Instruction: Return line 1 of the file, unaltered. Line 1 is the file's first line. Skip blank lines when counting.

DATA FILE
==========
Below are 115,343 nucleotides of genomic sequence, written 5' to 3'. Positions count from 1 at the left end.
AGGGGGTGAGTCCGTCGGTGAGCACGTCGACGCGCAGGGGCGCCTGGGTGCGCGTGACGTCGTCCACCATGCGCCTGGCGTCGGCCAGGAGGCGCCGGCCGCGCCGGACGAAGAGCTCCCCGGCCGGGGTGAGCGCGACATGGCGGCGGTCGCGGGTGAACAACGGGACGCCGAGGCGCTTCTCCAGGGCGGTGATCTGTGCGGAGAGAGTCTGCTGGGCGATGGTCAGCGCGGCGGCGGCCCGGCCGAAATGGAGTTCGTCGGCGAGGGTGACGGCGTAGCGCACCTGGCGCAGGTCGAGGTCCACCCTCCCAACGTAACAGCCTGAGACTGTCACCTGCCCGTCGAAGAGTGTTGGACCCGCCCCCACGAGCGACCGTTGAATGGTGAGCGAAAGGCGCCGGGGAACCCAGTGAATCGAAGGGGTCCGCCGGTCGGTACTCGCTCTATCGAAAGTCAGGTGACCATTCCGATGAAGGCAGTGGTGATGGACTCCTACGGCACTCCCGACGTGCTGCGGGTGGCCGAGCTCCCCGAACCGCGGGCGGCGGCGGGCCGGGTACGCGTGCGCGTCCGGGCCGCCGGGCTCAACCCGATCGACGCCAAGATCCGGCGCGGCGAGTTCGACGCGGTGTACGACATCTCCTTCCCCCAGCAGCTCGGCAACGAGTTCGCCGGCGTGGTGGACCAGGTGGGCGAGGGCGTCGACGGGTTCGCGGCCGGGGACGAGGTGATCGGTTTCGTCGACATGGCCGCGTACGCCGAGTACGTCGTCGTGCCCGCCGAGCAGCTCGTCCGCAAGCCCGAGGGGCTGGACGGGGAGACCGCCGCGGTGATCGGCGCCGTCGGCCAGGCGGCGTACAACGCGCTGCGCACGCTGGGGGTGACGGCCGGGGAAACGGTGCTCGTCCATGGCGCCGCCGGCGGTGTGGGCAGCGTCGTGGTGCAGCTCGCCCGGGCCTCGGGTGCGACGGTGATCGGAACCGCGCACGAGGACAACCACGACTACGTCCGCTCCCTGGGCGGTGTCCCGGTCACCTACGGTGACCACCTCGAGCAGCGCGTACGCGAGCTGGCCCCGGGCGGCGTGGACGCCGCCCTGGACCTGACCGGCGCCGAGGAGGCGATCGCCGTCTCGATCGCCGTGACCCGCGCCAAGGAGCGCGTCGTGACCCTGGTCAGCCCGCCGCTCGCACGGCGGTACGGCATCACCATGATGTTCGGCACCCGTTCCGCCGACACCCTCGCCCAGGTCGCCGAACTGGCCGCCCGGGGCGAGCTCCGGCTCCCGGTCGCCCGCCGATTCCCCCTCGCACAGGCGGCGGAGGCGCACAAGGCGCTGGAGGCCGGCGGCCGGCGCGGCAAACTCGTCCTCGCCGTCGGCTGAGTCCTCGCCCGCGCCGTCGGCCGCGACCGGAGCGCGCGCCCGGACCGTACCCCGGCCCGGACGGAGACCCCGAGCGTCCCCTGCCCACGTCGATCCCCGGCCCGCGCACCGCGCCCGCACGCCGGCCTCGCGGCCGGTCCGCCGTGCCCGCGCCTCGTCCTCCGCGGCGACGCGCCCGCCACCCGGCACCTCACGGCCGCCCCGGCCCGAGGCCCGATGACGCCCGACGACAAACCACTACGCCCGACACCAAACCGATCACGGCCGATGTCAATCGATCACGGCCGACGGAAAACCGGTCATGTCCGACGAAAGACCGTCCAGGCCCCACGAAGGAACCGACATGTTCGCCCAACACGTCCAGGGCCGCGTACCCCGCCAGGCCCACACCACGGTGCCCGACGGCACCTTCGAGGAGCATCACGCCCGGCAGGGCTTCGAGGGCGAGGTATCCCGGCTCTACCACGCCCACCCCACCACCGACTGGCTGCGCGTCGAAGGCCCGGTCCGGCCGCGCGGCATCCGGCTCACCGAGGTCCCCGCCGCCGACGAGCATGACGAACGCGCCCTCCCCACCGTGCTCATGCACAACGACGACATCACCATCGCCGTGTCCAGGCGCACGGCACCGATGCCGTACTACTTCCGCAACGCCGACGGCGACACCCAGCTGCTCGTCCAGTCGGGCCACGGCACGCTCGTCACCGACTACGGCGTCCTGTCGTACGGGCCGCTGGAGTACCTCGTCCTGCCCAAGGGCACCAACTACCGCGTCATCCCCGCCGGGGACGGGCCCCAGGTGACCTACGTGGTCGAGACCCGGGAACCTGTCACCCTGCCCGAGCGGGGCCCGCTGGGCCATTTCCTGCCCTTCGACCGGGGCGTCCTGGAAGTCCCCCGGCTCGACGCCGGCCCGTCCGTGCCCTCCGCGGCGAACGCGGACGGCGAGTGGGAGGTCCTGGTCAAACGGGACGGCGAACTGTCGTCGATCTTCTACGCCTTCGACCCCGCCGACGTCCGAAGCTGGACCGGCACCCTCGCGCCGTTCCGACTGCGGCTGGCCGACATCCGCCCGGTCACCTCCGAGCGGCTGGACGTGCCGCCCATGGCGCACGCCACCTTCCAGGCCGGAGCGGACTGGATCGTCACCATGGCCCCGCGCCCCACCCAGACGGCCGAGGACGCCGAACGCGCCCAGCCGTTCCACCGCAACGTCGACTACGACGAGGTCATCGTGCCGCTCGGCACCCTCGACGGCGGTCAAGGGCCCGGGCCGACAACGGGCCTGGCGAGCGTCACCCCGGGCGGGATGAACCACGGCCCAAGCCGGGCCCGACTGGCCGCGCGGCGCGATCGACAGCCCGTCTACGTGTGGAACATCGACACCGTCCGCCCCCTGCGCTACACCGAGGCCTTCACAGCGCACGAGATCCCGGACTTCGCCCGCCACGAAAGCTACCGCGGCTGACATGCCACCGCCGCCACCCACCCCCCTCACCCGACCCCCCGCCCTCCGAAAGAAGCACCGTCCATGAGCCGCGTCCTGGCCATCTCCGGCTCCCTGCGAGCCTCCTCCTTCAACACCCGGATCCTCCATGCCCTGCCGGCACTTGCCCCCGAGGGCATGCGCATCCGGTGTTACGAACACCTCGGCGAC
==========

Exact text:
Below are 115,343 nucleotides of genomic sequence, written 5' to 3'. Positions count from 1 at the left end.